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If you believe that people go immediately to heaven when they die, do you think it might have been a bit cruel to Lazarus for Jesus to bring him back to life?

Think of what Paul writes in Romans: “If we live, we live for the Lord; and if we die, we die for the Lord. So, whether we live or die, we belong to the Lord” (Rom. 14:8). For Lazarus’ case, we might add: “If we are asked to ‘come back’ for the sake of some work the Lord has for us to do, we are the Lord’s—in life, death, and resurrection.” Although it may be “better by far” to be in the presence of the Lord, it may be “more necessary” for others that we remain (Phil. 1:22-24).

In any case, I appreciate the way that Dorothy Sayers rendered the scene in her series of radio dramas, The Man Born to Be King (broadcast in 1941-1942). Here’s the dialogue after Lazarus is raised from the dead:

Mary [to Lazarus]: You are smiling—you are laughing—you are alive!

Lazarus (joyfully): Yes, I am alive!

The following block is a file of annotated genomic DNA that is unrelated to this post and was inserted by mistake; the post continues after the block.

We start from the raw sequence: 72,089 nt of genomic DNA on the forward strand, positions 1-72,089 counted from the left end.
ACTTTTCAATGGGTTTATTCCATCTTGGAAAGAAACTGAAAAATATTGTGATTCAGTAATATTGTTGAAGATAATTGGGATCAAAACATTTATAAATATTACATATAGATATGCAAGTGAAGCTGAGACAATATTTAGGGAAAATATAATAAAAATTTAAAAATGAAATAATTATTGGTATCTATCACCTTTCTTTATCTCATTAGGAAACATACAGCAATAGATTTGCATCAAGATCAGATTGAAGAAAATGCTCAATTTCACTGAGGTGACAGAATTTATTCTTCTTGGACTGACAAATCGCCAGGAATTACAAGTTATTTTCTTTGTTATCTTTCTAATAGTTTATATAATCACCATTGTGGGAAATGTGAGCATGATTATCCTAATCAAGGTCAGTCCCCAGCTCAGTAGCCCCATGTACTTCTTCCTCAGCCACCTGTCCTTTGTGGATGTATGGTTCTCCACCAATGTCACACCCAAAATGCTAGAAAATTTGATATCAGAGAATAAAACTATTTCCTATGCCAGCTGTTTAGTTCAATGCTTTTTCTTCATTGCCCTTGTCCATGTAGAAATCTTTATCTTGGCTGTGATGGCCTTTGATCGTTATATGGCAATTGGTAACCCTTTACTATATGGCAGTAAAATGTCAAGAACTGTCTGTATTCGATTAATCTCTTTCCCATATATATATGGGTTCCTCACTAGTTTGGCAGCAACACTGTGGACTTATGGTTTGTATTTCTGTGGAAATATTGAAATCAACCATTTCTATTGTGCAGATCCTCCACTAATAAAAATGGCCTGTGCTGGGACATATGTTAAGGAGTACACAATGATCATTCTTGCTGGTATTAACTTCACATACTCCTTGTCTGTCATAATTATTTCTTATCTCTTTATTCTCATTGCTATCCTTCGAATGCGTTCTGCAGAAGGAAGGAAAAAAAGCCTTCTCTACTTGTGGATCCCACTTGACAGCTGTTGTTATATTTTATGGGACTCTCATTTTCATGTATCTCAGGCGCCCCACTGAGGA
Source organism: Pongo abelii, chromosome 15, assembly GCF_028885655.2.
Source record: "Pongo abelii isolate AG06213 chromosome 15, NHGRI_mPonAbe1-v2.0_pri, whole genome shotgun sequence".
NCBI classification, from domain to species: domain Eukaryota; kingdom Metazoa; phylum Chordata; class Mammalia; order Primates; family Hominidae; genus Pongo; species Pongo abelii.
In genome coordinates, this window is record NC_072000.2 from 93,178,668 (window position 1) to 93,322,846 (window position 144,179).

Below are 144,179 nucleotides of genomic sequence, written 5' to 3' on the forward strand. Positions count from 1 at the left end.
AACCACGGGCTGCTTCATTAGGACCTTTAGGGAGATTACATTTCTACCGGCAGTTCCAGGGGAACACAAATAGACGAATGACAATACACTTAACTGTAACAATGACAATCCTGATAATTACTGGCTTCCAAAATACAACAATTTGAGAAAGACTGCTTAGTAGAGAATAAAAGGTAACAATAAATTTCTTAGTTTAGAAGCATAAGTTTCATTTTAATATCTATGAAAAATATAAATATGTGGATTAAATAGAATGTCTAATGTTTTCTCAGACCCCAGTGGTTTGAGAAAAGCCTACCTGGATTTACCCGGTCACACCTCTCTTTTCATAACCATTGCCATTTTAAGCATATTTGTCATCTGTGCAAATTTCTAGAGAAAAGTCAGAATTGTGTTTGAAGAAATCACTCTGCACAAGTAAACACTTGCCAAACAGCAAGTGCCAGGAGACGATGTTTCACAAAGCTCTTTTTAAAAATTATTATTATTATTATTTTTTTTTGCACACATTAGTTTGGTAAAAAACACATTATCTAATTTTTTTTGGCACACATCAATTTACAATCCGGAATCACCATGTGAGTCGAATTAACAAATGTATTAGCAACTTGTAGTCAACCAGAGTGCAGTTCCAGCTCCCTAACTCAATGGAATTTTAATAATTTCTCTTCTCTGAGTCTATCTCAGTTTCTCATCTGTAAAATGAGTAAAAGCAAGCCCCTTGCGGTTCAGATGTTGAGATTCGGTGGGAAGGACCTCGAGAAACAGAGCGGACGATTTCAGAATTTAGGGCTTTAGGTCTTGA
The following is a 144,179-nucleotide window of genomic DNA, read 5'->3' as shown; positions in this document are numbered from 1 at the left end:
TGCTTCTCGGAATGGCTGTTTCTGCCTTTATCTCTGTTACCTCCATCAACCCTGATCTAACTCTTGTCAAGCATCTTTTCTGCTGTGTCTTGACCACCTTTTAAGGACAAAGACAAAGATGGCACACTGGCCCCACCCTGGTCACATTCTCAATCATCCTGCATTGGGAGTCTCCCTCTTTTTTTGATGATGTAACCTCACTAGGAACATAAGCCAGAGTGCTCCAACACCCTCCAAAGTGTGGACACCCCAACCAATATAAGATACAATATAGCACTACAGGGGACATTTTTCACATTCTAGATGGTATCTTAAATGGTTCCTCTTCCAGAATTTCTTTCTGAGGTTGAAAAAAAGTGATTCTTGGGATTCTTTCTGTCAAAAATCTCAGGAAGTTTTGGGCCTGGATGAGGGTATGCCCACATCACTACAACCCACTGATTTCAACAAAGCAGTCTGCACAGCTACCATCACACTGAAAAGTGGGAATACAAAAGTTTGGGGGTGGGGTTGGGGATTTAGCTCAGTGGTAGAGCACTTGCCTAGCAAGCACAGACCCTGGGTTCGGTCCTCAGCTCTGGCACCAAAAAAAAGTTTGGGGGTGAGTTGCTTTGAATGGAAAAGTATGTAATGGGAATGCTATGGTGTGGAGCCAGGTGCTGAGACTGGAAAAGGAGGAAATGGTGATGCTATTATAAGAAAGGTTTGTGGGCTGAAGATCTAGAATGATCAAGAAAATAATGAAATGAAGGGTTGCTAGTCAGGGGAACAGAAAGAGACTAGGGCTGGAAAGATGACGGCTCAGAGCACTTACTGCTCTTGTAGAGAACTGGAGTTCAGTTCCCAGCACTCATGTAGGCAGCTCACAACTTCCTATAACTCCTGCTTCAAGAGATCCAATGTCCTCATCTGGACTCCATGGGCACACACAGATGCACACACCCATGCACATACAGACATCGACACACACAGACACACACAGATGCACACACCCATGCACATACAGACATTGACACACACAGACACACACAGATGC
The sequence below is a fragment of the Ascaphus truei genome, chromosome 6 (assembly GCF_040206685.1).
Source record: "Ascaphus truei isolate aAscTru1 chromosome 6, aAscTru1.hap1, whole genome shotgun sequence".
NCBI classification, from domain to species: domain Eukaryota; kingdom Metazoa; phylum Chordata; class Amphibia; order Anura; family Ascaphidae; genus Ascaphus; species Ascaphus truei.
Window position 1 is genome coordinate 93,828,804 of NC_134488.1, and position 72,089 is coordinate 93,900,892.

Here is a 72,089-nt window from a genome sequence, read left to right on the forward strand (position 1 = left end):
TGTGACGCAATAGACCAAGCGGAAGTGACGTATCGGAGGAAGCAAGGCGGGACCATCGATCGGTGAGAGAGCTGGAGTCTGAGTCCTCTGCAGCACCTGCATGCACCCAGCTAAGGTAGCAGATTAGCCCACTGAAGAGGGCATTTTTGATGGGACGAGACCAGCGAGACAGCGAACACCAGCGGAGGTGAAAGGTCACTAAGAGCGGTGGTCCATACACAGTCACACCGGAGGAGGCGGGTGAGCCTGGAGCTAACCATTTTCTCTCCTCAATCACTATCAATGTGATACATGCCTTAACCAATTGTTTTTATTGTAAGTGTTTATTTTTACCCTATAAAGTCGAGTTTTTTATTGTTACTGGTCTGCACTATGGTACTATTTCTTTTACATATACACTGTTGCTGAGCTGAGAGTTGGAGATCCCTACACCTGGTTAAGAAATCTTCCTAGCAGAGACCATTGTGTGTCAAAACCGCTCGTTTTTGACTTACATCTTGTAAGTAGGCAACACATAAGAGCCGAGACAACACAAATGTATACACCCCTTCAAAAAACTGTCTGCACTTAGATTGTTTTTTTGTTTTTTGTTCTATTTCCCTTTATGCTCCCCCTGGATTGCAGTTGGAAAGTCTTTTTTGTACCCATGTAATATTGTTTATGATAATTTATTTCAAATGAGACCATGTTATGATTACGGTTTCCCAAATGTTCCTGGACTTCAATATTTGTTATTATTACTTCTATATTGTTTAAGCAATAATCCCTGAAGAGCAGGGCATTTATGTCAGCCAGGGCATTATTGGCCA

Martha: Where have you been?

Lazarus: With life.

Mary: Do you know who called you back?

Lazarus: Life. He is here and he has never left me.

(The Man Born to Be King: Wade Annotated Edition. p. 264)

Lazarus would have to die again. His loved ones would have to grieve again. But they would grieve with hope because in the raising of Lazarus they saw a preview of things to come. More importantly, they were able to place their firm hope in the Lord, who waits (John 11:6) and weeps (11:35) but ultimately says “I am the resurrection and the life” (11:25) and raises the dead. This is our great hope—and the hope of all creation.

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